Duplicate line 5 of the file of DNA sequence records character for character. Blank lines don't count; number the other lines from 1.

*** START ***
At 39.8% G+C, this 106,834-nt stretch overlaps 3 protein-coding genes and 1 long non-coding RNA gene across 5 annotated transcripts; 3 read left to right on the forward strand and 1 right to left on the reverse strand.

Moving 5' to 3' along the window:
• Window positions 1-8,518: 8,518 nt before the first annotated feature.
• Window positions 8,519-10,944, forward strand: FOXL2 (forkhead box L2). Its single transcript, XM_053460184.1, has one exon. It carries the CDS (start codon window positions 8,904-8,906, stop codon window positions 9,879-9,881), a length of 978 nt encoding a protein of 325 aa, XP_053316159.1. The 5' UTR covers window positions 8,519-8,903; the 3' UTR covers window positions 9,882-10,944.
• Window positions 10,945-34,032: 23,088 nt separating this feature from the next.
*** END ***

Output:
• Window positions 10,945-34,032: 23,088 nt separating this feature from the next.